Along with the issue of death, so too exists the burden of occupational injuries and diseases. Losses incurred by early retirement, staff absence, rising insurance premiums as well as  business interruptions, are impacts felt by all stakeholders, both within the organisation and the economy.


What is ISO/FDIS 45001?

To help alleviate issues amongst those listed above, ISO/FDIS 45001 helps organisations by providing a framework which aims to improve employee safety, reduce workplace risks and (perhaps most importantly) creates safer working conditions worldwide. In further detail it will provide specification for formal, systematic analysis including the management of risk, management of regulatory compliance and an evaluation of occupational health and safety performance within the organisation.

As global trade increases, stakeholders are expecting organisations to uphold the highest code of ethics in every aspect of their business, especially in the way they treat employees. ISO/FDIS 45001 will provide organisations with an internationally recognised standard to follow, promoting safer work practices within their organisations. Organisations that could use ISO/DIS 45001 would be businesses that deal with manufacturing and hardware, but ISO/FDIS 45001 can easily be used for service orientated organisations as well.


Who is it for?

As per “ISO 45001 is intended for use by any organisation, regardless of its size or the nature of its work, and can be integrated into other health and safety programmes such as worker wellness and wellbeing. It can assist an organization to fulfil its legal requirements.”

ISO/FDIS 45001 is a fantastic opportunity for organisations to align their business’ strategic objectives with their Occupational Health and Safety Management System. This particular standard is designed to assist organisations around the world, to ensure the health and safety of the people who make their business possible.

What are the benefits of ISO/FDIS 45001?

ISO/FDIS 45001 is designed to be used as a tool, used by any organisation, in any industry, anywhere in the world. ISO/FDIS 45001 increases focus on improving occupational health and safety performance, within organisations, which will:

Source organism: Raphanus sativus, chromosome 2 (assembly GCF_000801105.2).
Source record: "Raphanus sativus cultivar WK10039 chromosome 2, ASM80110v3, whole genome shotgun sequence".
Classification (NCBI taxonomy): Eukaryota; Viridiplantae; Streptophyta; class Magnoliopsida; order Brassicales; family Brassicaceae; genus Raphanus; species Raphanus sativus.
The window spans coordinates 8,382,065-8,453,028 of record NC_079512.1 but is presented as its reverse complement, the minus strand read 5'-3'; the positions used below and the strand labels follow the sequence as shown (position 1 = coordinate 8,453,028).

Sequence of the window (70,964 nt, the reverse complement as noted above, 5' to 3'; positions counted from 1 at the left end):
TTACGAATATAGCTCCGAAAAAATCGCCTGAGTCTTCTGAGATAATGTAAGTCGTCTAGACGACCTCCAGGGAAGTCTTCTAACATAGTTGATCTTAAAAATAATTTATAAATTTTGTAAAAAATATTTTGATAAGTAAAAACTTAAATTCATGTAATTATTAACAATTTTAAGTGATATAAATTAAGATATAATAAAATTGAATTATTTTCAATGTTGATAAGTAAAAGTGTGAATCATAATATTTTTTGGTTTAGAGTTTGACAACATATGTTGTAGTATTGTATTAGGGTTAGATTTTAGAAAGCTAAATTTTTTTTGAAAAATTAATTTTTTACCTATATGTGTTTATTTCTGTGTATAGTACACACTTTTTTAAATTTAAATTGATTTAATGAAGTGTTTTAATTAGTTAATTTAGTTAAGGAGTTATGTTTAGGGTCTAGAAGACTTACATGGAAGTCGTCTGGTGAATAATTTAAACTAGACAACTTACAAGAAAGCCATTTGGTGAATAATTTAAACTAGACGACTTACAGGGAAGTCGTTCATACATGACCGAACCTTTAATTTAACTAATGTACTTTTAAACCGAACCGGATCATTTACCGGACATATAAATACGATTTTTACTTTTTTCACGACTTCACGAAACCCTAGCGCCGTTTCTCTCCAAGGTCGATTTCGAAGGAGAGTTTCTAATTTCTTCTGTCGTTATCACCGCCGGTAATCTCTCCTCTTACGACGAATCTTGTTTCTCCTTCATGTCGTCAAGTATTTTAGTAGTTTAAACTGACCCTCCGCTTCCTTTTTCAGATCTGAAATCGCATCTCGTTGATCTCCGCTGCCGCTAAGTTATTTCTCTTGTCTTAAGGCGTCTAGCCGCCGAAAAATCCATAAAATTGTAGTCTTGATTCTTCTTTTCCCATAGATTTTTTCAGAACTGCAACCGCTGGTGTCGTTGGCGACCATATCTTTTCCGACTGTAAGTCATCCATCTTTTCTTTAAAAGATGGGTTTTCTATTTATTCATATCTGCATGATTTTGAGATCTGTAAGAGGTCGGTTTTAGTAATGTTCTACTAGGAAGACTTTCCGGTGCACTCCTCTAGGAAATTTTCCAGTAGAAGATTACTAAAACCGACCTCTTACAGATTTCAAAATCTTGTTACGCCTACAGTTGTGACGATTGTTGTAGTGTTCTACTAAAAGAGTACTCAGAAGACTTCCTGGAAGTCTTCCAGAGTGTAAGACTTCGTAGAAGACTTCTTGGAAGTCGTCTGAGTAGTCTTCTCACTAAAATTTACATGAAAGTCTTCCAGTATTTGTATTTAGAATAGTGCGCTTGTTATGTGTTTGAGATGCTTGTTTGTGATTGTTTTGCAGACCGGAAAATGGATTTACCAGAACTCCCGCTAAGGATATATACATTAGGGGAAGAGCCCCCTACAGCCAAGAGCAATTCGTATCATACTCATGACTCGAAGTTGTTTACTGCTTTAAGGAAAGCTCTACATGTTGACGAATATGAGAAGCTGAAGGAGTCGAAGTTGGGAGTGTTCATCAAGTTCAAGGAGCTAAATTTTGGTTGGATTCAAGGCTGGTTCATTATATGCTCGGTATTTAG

• Reduce the high number of work related injuries, disease and deaths
  • Identify and help eliminate occupational health and safety risks
  • Improve occupational health and safety performance and effectiveness in the organisation
  • Demonstrate corporate responsibility and meet supply chain requirements
  • Protect brand reputation, through a reduction in the number of deaths and injuries
  • Motivate and engage staff through consultation and participation


What are the latest developments with ISO/FDIS 45001?

At the moment the standard is currently under development by a committee of Occupational Health and Safety experts. The standard will follow the same management approaches as ISO 9001 and ISO 14001, lending to the fact that it will not only be easy to implement but will also integrate well with other systems.

The next of several iterative stages in drafting this standard is for the purpose of approval. The Final Draft International Standard (FDIS), when published in November, will see the representatives of ISO/PC 283 vote for the content to be published. Should the vote be in favour of the publication, ISO/FDIS 45001 is anticipated to be released during the first quarter of 2018. Those organisations already conforming to OHSAS 18001:2007 should take note that ISO 45001 is intended to replace OHSAS 18001 and will therefore need to adapt their management systems to comply.

This certainly is an exciting time in the ISO industry and a great opportunity to help reduce injuries, disease and death in organisations around the world.